To create this, your attorney will work with you on gathering the expenses you incur simply by running your practice, including overhead, supplies, staff members, and more. In some cases, healthcare attorneys allow providers and practice managers to realize that their managed care contracts are actually causing them to lose money. The attorney can then help you renegotiate your fee schedule and terms to allow you to bring in more income.

Untangle Confusing Terms

Some managed care contracts include confusing, legal-laden terms that can cost you when it comes time to collect reimbursement. For instance, certain payers are known for including lingo referring to matching the lowest provided prices. This may seem harmless to you, but an attorney would recognize the pitfalls of this. Particularly if it ends up requiring your practice to college managed care rates that match Medicaid rates, which are often much lower than you’d collect from private payers

Because this type of verbiage is frequently buried in managed care contracts, you could easily miss it or interpret it incorrectly, but a healthcare attorney would zero in on it, saving you thousands down the line by catching it and correcting it before you sign on the dotted line.

Ensure Timely Payments

Financial terms are important, but they aren’t the only factors a healthcare attorney can help you perfect as part of the managed care contracts process. Another essential step is confirming timelines, and lawyers are adept at recognizing terms that will hurt your practice. Following are just a few of the timeliness provisions that your healthcare attorney can scrutinize with a fine-toothed comb:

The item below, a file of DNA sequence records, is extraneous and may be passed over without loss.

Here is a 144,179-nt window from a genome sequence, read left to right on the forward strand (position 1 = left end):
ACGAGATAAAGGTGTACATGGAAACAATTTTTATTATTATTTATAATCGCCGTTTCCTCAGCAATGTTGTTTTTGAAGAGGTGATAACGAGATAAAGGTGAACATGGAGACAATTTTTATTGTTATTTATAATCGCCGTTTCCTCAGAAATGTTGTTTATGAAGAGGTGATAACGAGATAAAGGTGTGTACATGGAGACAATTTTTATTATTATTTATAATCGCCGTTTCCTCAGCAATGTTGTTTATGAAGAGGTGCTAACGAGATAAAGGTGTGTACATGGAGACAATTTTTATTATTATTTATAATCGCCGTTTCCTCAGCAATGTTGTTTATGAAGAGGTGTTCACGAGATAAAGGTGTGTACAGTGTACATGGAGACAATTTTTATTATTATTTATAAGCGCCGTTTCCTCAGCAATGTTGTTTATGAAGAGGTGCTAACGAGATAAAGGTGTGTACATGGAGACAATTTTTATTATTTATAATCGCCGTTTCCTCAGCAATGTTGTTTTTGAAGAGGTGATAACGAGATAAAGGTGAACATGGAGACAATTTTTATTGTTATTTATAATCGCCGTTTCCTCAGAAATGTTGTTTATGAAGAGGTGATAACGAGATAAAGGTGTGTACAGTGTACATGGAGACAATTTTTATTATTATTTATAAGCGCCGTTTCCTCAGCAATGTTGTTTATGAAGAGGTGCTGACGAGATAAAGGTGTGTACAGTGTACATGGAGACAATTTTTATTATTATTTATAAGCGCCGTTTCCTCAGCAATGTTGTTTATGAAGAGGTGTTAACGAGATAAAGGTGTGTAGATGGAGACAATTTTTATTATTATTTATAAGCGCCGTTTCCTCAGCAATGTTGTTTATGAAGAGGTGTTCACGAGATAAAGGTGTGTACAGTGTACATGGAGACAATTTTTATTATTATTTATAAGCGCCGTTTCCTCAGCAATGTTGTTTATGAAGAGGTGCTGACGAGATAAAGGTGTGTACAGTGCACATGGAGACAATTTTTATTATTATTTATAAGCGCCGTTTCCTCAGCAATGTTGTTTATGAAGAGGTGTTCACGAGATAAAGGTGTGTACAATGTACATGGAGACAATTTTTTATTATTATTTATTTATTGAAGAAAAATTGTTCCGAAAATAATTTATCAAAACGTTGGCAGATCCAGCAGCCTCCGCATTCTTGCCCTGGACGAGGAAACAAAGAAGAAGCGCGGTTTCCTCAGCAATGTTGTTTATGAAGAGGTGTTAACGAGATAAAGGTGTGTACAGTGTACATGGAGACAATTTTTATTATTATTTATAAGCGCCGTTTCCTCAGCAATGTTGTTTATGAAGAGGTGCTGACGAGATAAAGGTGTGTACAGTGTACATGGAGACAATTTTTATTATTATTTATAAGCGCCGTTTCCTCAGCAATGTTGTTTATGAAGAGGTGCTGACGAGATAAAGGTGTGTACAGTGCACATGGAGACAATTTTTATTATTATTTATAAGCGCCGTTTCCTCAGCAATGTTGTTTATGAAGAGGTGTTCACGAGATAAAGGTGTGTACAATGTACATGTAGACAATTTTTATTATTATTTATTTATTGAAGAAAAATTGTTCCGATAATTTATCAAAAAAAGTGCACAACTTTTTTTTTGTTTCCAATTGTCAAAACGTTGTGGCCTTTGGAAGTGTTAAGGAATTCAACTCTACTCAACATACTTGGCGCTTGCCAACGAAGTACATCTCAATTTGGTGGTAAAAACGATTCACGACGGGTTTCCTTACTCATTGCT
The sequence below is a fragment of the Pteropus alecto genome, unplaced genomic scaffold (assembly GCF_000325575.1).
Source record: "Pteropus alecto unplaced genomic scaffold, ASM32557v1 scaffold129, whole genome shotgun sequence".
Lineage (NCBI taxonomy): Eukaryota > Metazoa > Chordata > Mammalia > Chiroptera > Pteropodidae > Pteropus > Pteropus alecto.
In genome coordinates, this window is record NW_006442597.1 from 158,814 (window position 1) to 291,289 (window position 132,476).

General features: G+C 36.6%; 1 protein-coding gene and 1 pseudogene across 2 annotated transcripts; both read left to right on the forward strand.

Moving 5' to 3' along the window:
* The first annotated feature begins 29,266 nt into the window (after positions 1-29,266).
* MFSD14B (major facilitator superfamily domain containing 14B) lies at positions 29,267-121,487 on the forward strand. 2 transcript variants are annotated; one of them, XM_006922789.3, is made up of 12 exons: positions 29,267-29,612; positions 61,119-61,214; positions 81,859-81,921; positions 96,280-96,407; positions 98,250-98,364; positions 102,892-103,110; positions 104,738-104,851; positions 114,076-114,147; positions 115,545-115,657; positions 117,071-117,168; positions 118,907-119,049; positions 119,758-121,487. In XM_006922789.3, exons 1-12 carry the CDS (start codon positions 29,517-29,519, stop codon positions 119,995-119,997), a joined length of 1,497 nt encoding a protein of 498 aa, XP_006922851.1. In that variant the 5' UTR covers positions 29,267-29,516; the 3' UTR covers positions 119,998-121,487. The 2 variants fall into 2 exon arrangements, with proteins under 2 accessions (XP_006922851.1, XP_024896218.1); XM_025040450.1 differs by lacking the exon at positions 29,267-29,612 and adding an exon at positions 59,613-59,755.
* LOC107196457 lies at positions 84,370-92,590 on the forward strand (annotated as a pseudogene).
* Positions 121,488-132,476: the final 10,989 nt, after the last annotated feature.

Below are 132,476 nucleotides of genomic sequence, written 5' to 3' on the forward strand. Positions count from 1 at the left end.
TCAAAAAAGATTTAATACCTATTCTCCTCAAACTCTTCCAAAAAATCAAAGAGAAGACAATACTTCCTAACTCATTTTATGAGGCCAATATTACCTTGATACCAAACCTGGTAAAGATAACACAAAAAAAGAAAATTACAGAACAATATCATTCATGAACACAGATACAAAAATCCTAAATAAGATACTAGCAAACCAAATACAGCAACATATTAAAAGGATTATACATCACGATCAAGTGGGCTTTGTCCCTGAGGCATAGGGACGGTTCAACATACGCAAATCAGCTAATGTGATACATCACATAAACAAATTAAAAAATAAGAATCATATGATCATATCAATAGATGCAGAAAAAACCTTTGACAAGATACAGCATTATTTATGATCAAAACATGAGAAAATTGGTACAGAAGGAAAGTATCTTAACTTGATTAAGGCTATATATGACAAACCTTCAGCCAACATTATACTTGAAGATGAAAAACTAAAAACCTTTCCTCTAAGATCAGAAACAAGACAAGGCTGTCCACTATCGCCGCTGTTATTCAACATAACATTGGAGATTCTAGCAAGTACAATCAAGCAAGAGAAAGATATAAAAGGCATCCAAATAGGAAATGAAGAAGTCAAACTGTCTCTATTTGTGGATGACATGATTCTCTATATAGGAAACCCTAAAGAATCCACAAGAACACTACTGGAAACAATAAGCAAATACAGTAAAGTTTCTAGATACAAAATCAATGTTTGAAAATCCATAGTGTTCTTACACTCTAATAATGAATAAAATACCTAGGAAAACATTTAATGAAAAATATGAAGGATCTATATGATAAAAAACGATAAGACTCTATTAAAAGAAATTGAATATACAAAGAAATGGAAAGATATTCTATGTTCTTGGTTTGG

• The amount of time that the insurer has to pay you after receiving your claim
  • Specifics about interest you can collect if the payer reimburses you after the payment period
  • How long after the date of service you have to submit your claims
  • Timelines for modifying contract provisions in the future
  • Advance notice you must provide if you decide to cancel the contract

Although managed care organizations will tell you that these terms aren’t negotiable, a skilled healthcare attorney will show you that they are. It may take some time to negotiate the terms in your favor, but that’s why engaging legal help is so important.

Pinpoint When to Walk

If you’ve spent hundreds of hours trying to make sense of your managed care contracts, you’re invested in the process — so much that you may be inspired to just sign the contracts, even if the terms aren’t exactly what you wanted. Working with an attorney can help you evaluate when you’re better off walking away. This can be hard to digest, but sometimes it’s the best option when you simply aren’t able to negotiate terms that are beneficial for your practice.

Negotiating your managed care contracts properly is critical to ensuring that revenue keeps flowing into your practice. To get more details about how to know when it’s time to involve legal counsel in your contract reviews, check out the online training session, Managed Care Contracts: Proven Language to Get Paid More. You’ll learn how to speak the payer’s language, negotiate better rates, and remove harmful clauses that could result in financial penalties. Sign up today!